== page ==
Sudan Ebolavirus VP35-NP Crystal Structure Reveals a Potential Target for Pan-Filovirus Treatment.Landeras-Bueno, S., Oda, S.I., Norris, M.J., Li Salie, Z., Guenaga, J., Wyatt, R.T., Saphire, E.O.
(2019) Mbio 10: --
- PubMed: 31337716
- DOI: 10.1128/mBio.00734-19
- PubMed Abstract:
The filoviruses are etiological agents of life-threatening hemorrhagic fever with high mortality rate and risk of potential outbreak. Among members of this family, the Ebola (EBOV), Sudan (SUDV), and Marburg (MARV) viruses are considered the most pat ...
The filoviruses are etiological agents of life-threatening hemorrhagic fever with high mortality rate and risk of potential outbreak. Among members of this family, the Ebola (EBOV), Sudan (SUDV), and Marburg (MARV) viruses are considered the most pathogenic for humans. The ebolavirus nucleoprotein (NP) is the most abundant protein in infected cells and is essential for viral transcription and replication; thus, it represents an attractive target for therapeutic intervention. Here, we present the structure of SUDV NP in complex with the amino-terminal portion of the phosphoprotein VP35 at 2.3 Å. This structure captures VP35 chaperoning SUDV NP in a monomeric and RNA-free state. This transient state has been proposed to be key to maintaining a pool of monomeric and RNA-free NPs prior to NP-NP polymerization and encapsidation of the viral RNA genome. This structure also reveals a newly visualized interaction between NP and VP35, a well-defined beta sheet that is not present in previous structures. Affinity binding assays demonstrate that this beta sheet is essential for maintaining the high-affinity interaction between VP35 and a hydrophobic pocket on SUDV NP, and electron microscopy indicates the importance of this binding interaction to the oligomeric state and assembly of NP in human cells. Complementary structure-directed mutagenesis identifies critical residues conserved across the filovirus family that could be targeted by broadly effective antivirals. IMPORTANCE Outbreaks of the filoviruses can be unpredictable in timing, location, and identity of the causative virus, with each of Ebola virus, Sudan virus, Bundibugyo virus, and Marburg virus reemerging in the last several years to cause human disease with 30 to 90% lethality. The 2014-2016 outbreak in particular, with nearly 30,000 patients, highlighted the ability of these viruses to emerge unexpectedly and spread rapidly. Two ebolavirus outbreaks have emerged this year, yet we still lack FDA-approved drugs with pan-filovirus activity to treat existing and emergent ebolaviruses. For all filoviruses, the interaction between the nucleoprotein and the phosphoprotein is essential for the virus life cycle and is a potential target for therapeutic intervention. In this report, we describe the crystal structure of the SUDV nucleoprotein with the interacting domain of the viral phosphoprotein, and we identify residues critical for high-affinity interaction and for control of the oligomeric state of the nucleoprotein. Structural comparison of this heterodimer with other members of the filovirus family allowed us to find conserved and essential atomic features that will facilitate understanding of the virus life cycle and the rational design of antivirals.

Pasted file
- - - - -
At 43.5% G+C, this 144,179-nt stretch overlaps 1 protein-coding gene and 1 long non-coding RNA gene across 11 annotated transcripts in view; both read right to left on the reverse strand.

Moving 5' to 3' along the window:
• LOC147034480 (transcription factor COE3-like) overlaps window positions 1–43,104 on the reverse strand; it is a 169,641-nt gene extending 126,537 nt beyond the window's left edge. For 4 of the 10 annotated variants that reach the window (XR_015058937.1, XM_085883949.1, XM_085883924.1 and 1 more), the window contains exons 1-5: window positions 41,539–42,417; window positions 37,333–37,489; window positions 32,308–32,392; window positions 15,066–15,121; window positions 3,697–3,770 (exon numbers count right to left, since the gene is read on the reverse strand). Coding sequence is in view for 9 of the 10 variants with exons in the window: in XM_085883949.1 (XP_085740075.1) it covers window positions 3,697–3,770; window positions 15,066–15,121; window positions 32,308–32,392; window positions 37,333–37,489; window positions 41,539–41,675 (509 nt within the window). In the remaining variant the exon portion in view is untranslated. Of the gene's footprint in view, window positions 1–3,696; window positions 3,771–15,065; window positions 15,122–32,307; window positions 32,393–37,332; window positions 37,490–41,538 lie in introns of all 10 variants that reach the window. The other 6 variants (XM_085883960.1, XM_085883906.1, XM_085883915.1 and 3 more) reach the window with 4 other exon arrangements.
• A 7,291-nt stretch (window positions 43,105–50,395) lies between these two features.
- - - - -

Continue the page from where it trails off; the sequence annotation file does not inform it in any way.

La Jolla Institute for Immunology, La Jolla, California, USA firstname.lastname@example.org.,La Jolla Institute for Immunology, La Jolla, California, USA.,Skaggs Institute for Chemical Biology, La Jolla, California, USA.,Department of Immunology and Microbiology, The Scripps Research Institute, La Jolla, California, USA.